Goto Keyword in c Program

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Goto Keyword in c Program

In a difficult programming situation it seems so easy to use a goto to take the control where you want. However, almost always, there is a more elegant way of writing the same program using if, for, while and switch. These constructs are far more logical and easy to understand.

Avoid goto keyword! They make a C programmer’s life miserable. There is seldom a legitimate reason for using goto, and its use is one of the reasons that programs become unreliable, unreadable, and hard to debug. And yet many programmers find goto seductive.

The big problem with gotos is that when we do use them we can never be sure how we got to a certain point in our code. They obscure the flow of control. So as far as possible skip them. You can always get the job done without them. Trust me, with good programming skills goto can always be avoided. This is the first and last time that we are going to use goto here. However, for sake of completeness , the following program shows how to use goto.

main( )
{
int goals ;
printf ( “Enter the number of goals scored against India” ) ;
scanf ( “%d”, &goals ) ;
if ( goals <= 5 )
goto sos ;
else
{
printf ( “About time soccer players learnt C\n” ) ;
printf ( “and said goodbye! adieu! to soccer” ) ;
exit( ) ; /* terminates program execution */
}
sos :
printf ( “To err is human!” ) ;
}

And here are two sample runs of the program…

 

Enter the number of goals scored against India 3

To err is human!

Enter the number of goals scored against India 7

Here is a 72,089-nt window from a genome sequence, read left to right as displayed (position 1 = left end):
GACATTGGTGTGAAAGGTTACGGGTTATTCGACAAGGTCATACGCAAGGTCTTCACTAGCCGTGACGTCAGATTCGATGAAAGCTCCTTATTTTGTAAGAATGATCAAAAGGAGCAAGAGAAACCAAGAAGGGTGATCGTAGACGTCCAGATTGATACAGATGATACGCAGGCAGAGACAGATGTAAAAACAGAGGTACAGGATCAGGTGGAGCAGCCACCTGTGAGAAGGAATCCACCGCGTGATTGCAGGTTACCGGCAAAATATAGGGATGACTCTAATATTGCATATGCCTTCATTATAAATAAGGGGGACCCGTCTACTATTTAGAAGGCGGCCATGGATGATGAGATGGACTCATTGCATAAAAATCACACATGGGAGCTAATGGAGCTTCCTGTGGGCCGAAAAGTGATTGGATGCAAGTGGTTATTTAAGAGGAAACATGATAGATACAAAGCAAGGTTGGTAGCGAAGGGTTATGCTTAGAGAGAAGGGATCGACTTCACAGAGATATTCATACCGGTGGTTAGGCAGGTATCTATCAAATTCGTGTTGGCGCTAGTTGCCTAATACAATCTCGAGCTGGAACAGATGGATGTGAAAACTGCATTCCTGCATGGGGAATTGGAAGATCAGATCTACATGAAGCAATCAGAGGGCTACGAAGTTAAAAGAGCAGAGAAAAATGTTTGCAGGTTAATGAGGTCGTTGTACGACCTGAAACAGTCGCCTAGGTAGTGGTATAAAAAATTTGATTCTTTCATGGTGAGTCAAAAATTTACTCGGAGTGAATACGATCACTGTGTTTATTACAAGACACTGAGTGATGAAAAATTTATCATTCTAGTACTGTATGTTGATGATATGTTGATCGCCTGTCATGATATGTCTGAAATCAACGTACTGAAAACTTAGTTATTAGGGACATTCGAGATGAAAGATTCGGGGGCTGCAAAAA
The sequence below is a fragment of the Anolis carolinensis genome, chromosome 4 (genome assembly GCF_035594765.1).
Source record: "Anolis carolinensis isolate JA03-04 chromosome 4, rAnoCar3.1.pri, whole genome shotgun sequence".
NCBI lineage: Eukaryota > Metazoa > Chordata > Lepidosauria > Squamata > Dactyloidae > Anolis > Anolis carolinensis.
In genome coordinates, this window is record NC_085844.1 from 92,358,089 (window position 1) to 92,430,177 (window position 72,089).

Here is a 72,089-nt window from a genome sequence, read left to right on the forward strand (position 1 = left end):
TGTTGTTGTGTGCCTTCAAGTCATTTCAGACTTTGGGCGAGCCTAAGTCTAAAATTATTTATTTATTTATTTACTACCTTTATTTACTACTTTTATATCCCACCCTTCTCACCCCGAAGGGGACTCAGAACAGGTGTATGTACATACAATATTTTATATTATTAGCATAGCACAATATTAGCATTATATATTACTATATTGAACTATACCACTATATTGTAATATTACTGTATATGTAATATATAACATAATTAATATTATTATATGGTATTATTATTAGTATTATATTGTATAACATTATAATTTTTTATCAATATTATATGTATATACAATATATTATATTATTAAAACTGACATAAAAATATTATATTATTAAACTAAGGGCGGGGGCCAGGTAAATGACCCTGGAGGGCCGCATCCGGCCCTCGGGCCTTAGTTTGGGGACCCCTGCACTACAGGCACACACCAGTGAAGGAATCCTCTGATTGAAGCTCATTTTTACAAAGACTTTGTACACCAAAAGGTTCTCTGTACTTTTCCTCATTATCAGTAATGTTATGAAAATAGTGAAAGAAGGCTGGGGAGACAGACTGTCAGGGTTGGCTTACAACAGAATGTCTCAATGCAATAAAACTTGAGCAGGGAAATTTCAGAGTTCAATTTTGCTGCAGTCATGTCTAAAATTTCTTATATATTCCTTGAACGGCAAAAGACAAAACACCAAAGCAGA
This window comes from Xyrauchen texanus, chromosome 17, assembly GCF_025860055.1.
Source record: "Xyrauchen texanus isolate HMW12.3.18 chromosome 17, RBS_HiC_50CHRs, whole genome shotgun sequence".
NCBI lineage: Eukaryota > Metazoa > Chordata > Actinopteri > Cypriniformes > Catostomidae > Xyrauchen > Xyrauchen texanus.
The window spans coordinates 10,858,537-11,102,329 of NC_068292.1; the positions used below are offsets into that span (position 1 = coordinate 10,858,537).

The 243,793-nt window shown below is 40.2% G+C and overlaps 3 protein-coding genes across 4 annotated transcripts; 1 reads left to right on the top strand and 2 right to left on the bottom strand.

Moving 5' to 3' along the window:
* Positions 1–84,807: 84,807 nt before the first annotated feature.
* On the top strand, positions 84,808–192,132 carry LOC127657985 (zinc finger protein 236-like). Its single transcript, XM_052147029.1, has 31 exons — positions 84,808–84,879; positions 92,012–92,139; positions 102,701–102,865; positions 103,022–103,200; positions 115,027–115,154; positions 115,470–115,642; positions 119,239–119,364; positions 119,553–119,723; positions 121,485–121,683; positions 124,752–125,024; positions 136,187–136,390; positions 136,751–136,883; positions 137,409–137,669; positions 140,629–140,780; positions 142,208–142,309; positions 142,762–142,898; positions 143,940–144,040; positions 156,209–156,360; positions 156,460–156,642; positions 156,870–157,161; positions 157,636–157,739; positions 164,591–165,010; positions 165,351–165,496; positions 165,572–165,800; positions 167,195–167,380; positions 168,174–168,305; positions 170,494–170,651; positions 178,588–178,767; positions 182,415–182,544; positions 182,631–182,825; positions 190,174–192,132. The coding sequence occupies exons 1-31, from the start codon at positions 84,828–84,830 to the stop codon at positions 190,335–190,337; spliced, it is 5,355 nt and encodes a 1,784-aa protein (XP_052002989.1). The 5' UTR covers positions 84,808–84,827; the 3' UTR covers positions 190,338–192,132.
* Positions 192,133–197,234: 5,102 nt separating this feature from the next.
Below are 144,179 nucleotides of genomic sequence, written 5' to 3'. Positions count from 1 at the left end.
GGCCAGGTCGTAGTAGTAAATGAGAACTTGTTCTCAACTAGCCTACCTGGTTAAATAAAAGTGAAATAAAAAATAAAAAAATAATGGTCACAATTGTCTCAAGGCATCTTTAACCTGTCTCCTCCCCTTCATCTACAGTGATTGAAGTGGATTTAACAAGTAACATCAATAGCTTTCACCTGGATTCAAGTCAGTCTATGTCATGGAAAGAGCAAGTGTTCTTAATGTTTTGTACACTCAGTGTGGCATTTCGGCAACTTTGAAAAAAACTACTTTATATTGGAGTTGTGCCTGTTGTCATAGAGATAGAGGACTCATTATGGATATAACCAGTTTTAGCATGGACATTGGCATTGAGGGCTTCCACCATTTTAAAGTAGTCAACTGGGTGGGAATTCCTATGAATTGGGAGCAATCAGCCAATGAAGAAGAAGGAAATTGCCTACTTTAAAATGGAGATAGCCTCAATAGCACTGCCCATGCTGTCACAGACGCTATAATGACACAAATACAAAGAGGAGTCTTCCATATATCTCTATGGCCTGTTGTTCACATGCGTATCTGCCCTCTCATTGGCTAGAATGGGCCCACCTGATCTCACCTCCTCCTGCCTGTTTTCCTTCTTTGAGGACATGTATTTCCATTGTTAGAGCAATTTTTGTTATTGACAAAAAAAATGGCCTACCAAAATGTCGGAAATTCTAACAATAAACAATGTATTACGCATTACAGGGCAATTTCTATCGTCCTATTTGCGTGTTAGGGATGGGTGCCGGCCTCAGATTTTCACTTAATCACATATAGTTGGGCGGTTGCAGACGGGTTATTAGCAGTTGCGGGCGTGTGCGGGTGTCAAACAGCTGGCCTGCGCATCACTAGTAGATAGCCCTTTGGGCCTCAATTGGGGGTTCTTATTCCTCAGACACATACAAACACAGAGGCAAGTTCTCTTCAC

About time soccer players learnt C

and said goodbye! adieu! to soccer

A few remarks about the program would make the things clearer.

− If the condition is satisfied the goto statement transfers control to the label ‘sos’, causing printf( ) following sos to be executed.

− The label can be on a separate line or on the same line as the statement following it, as in, sos : printf ( “To err is human!” ) ; − Any number of gotos can take the control to the same label.

− The exit( ) function is a standard library function which terminates the execution of the program. It is necessary to use this function since we don’t want the statement printf ( “To err is human!” ) to get executed after execution of the else block.

− The only programming situation in favour of using goto is when we want to take the control out of the loop that is contained in several other loops. The following program illustrates this.

 

main( )
{
int i, j, k ;
for ( i = 1 ; i <= 3 ; i++ )
{
for ( j = 1 ; j <= 3 ; j++ )
{
for ( k = 1 ; k <= 3 ; k++ )
{
if ( i == 3 && j == 3 && k == 3 )
goto out ;
else
printf ( “%d %d %d\n”, i, j, k ) ;
}
}
}
out :
printf ( “Out of the loop at last!” ) ;
}
Go through the program carefully and find out how it works. Also write down the same program without using goto.

 

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